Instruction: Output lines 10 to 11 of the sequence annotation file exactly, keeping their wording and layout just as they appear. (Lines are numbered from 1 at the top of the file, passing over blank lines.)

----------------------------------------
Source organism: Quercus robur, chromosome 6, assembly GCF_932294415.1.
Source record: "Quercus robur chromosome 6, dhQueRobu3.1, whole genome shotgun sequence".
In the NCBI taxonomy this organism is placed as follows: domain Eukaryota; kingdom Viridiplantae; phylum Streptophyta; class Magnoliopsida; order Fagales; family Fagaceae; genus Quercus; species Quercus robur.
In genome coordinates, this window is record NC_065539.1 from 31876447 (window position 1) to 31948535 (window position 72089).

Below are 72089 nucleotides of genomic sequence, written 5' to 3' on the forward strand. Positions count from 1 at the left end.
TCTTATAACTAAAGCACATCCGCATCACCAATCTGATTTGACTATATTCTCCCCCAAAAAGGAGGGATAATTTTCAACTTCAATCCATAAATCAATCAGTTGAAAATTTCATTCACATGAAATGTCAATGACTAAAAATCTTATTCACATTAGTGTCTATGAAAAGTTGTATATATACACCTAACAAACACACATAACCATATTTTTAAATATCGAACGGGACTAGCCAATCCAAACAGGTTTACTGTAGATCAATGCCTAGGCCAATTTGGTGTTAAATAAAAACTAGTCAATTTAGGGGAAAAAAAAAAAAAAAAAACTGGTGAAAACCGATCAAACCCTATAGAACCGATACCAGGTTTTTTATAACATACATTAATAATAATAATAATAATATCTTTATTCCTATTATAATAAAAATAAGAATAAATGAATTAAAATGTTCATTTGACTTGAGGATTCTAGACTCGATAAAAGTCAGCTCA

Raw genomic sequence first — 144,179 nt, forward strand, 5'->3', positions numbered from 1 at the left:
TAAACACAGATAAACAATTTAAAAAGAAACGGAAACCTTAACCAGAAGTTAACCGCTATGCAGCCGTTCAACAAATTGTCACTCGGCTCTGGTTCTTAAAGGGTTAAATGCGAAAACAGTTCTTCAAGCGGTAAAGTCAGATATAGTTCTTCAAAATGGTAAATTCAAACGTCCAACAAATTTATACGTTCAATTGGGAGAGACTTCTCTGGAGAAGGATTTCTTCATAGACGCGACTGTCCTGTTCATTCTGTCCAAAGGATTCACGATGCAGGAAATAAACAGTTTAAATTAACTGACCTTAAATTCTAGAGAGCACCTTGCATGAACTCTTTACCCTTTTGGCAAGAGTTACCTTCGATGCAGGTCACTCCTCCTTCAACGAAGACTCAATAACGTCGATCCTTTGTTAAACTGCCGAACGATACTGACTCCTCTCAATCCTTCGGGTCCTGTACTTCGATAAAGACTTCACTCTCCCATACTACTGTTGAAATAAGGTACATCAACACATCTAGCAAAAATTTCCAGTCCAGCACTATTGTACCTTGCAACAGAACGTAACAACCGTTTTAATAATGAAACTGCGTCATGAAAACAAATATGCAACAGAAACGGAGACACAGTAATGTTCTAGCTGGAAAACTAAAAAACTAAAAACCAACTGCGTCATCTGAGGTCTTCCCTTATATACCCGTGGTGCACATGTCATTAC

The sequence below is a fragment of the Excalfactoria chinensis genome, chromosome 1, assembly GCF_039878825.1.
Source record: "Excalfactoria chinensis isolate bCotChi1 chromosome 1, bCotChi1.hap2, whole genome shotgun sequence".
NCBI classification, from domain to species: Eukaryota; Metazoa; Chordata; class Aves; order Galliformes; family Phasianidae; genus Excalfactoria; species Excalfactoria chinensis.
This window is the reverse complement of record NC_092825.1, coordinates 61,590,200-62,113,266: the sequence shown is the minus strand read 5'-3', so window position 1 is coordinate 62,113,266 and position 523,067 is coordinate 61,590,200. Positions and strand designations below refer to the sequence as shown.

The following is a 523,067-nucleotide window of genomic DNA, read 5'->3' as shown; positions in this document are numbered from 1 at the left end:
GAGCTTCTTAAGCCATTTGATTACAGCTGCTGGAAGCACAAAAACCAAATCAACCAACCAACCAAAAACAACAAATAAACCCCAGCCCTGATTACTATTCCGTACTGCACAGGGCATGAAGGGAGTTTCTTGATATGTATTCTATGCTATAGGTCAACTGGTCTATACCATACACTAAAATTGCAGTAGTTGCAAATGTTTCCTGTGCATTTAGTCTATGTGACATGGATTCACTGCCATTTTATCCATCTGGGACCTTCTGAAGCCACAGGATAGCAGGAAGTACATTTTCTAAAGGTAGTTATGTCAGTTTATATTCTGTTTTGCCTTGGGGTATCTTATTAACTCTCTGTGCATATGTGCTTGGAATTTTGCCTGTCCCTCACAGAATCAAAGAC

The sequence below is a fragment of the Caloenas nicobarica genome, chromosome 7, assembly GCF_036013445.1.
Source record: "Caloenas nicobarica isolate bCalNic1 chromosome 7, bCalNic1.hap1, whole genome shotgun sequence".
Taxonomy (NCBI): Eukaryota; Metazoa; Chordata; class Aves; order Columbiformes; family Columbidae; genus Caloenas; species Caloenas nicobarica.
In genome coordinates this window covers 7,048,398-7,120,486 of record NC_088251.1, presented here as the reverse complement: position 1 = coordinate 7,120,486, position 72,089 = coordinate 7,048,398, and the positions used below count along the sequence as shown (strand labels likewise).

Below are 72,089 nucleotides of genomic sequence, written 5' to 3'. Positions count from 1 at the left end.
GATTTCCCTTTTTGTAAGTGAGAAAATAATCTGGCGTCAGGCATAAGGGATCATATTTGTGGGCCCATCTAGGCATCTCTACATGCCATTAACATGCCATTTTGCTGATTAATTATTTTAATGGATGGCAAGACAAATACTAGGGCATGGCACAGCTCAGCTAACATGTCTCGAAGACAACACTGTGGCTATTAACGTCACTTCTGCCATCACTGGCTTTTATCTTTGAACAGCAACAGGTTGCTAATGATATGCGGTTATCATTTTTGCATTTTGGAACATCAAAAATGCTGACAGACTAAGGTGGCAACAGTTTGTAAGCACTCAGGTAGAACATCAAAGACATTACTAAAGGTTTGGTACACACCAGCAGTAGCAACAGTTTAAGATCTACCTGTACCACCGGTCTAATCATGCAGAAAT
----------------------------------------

Source record: "Excalfactoria chinensis isolate bCotChi1 chromosome 1, bCotChi1.hap2, whole genome shotgun sequence".
NCBI classification, from domain to species: Eukaryota; Metazoa; Chordata; class Aves; order Galliformes; family Phasianidae; genus Excalfactoria; species Excalfactoria chinensis.